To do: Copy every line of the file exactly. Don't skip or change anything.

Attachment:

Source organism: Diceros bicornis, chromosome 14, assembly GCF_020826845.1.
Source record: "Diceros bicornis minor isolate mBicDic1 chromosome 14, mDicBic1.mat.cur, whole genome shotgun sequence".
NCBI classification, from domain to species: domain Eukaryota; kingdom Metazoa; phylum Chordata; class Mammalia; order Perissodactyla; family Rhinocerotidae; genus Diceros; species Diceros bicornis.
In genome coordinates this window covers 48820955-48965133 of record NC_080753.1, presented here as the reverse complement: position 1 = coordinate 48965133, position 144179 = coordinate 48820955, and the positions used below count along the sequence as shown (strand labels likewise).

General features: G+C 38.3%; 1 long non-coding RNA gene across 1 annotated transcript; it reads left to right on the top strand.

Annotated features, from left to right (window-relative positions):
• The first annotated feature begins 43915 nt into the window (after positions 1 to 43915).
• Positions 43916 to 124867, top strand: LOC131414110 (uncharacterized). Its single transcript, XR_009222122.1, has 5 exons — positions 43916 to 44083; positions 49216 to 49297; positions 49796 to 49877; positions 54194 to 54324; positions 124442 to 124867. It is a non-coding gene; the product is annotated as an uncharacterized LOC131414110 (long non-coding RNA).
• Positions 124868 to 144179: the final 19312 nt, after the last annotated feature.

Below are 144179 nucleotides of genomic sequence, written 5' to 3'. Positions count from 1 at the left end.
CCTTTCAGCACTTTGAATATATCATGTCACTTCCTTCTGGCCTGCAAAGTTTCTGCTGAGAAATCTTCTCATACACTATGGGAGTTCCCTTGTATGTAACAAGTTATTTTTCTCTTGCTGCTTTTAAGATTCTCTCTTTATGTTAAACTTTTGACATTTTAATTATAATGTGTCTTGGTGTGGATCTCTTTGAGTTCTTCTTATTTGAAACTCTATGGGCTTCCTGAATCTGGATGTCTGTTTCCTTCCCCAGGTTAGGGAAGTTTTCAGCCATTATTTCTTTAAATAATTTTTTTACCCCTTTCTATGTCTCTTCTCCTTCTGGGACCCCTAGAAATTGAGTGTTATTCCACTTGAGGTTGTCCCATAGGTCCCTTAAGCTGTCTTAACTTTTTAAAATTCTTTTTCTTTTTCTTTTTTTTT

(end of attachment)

Source organism: Diceros bicornis, chromosome 14, assembly GCF_020826845.1.
Source record: "Diceros bicornis minor isolate mBicDic1 chromosome 14, mDicBic1.mat.cur, whole genome shotgun sequence".
NCBI classification, from domain to species: domain Eukaryota; kingdom Metazoa; phylum Chordata; class Mammalia; order Perissodactyla; family Rhinocerotidae; genus Diceros; species Diceros bicornis.
In genome coordinates this window covers 48820955-48965133 of record NC_080753.1, presented here as the reverse complement: position 1 = coordinate 48965133, position 144179 = coordinate 48820955, and the positions used below count along the sequence as shown (strand labels likewise).

General features: G+C 38.3%; 1 long non-coding RNA gene across 1 annotated transcript; it reads left to right on the top strand.

Annotated features, from left to right (window-relative positions):
• The first annotated feature begins 43915 nt into the window (after positions 1 to 43915).
• Positions 43916 to 124867, top strand: LOC131414110 (uncharacterized). Its single transcript, XR_009222122.1, has 5 exons — positions 43916 to 44083; positions 49216 to 49297; positions 49796 to 49877; positions 54194 to 54324; positions 124442 to 124867. It is a non-coding gene; the product is annotated as an uncharacterized LOC131414110 (long non-coding RNA).
• Positions 124868 to 144179: the final 19312 nt, after the last annotated feature.

Below are 144179 nucleotides of genomic sequence, written 5' to 3'. Positions count from 1 at the left end.
CCTTTCAGCACTTTGAATATATCATGTCACTTCCTTCTGGCCTGCAAAGTTTCTGCTGAGAAATCTTCTCATACACTATGGGAGTTCCCTTGTATGTAACAAGTTATTTTTCTCTTGCTGCTTTTAAGATTCTCTCTTTATGTTAAACTTTTGACATTTTAATTATAATGTGTCTTGGTGTGGATCTCTTTGAGTTCTTCTTATTTGAAACTCTATGGGCTTCCTGAATCTGGATGTCTGTTTCCTTCCCCAGGTTAGGGAAGTTTTCAGCCATTATTTCTTTAAATAATTTTTTTACCCCTTTCTATGTCTCTTCTCCTTCTGGGACCCCTAGAAATTGAGTGTTATTCCACTTGAGGTTGTCCCATAGGTCCCTTAAGCTGTCTTAACTTTTTAAAATTCTTTTTCTTTTTCTTTTTTTTT